Governance concerns spark investigation into religious charity

The Charity Commission has launched a statutory inquiry into a religious charity that has failed to tackle concerns around its governance arrangements.

Burton on Trent based Jamia Hamfia Ghosia Mosque and Prince Street Resource Centre has been in talks with the regulator since March 2020 amid concerns that trustees had not been validly appointed.

The regulator is particularly concerned the charity’s governance issues are hampering efforts to support beneficiaries.

An action plan had been issued, including steps to ensure trustees were elected by the end of March this year.

But “the charity’s failure to implement the action plan and hold an election by the advised date has contributed to the Commission’s decision to escalate its engagement with the charity to an inquiry”, said the regulator.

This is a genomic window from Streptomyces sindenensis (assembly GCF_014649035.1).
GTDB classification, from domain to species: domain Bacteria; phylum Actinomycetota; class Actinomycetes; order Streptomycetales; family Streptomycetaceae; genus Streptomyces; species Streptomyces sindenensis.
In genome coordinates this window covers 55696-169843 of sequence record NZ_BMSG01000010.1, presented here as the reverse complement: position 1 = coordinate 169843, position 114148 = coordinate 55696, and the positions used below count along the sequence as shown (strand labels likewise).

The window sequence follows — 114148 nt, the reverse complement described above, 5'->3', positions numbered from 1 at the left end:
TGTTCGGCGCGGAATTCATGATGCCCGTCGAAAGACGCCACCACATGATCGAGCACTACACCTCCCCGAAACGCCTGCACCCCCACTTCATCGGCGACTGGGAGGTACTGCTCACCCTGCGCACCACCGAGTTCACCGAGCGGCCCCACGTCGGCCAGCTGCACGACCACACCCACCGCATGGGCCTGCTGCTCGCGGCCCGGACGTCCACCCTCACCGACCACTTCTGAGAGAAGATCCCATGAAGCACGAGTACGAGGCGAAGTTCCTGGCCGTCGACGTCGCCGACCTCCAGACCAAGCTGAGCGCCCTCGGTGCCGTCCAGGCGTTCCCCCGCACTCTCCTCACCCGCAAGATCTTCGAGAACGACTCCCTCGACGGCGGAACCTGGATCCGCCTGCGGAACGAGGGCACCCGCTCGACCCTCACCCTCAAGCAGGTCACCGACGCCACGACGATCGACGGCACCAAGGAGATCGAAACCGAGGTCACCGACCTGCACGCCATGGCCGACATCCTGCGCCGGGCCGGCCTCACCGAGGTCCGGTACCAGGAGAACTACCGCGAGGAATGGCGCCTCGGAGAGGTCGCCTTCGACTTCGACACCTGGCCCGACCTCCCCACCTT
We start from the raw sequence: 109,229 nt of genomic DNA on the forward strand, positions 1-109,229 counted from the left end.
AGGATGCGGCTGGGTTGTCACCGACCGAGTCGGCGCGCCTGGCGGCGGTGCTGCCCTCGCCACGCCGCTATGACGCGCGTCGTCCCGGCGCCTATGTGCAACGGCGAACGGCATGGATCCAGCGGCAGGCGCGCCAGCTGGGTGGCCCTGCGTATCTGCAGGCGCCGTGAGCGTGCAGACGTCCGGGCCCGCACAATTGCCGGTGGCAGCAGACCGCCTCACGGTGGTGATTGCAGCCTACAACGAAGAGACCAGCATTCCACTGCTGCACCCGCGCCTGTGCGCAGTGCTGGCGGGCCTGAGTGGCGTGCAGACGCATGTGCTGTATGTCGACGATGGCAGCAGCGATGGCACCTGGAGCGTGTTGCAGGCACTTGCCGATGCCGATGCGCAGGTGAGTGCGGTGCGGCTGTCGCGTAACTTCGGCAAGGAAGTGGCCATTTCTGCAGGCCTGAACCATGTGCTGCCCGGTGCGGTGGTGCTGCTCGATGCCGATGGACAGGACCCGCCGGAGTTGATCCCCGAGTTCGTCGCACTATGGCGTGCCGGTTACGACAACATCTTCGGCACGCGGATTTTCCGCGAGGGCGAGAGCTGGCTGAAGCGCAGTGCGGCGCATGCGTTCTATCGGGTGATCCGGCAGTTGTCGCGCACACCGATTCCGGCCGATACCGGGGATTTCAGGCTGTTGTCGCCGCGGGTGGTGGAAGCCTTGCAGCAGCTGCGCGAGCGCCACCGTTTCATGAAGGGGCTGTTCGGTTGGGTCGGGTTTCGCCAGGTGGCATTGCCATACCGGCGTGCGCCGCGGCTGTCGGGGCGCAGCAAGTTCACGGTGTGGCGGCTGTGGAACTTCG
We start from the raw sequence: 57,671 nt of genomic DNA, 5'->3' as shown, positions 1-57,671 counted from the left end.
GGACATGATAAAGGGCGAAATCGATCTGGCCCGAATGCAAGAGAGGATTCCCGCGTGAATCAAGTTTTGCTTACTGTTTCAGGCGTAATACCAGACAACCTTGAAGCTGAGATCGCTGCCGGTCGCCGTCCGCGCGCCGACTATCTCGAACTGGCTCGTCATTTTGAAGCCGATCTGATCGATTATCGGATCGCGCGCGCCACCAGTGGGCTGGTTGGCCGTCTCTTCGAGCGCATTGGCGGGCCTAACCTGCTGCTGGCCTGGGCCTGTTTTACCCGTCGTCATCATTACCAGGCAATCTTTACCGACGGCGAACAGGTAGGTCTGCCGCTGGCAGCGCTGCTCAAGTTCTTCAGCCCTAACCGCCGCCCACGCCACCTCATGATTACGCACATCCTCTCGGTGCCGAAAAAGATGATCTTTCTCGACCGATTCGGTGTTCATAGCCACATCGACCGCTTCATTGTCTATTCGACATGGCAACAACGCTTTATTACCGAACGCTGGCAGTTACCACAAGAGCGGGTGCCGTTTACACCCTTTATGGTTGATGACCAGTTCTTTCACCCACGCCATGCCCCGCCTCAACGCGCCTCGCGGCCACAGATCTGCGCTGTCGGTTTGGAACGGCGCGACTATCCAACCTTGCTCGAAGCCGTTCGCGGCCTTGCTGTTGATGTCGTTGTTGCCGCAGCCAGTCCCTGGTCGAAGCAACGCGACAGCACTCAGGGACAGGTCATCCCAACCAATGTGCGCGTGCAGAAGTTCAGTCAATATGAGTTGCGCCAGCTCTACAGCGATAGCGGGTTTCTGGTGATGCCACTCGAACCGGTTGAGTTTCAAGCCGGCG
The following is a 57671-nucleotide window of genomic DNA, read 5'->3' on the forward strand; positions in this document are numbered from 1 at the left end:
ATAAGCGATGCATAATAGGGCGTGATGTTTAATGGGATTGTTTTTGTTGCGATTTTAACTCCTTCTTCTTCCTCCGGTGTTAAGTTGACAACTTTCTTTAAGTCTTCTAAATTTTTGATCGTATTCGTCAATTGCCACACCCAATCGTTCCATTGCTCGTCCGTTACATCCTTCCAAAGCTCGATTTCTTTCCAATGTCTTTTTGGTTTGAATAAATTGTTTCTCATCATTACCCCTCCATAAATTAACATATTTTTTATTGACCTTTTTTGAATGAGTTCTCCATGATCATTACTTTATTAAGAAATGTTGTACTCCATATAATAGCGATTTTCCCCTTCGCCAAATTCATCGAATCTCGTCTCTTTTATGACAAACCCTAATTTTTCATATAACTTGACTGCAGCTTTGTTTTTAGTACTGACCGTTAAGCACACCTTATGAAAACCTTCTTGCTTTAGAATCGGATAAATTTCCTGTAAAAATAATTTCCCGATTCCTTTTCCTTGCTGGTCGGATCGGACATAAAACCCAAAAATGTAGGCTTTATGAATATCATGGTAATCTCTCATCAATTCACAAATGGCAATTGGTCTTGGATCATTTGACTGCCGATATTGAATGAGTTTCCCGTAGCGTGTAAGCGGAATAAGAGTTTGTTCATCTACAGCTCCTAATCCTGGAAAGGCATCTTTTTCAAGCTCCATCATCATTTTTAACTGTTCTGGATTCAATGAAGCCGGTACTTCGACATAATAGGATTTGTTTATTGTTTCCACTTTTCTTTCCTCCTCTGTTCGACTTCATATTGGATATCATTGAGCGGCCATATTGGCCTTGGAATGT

The inquiry will investigate the administration, governance, and management of the charity, with a focus on ensuring trustees are appointed “through an open and fair election”.

It will also look to see if there has been any misconduct or mismanagement by trustees.

According to the charity register Jamia Hamfia Ghosia Mosque and Prince Street Resource Centre is 13 days late filing its accounts.

Its total income for the year ending March 2021 was £89,620 and its spending was £62,639. It has 12 trustees listed on the register.

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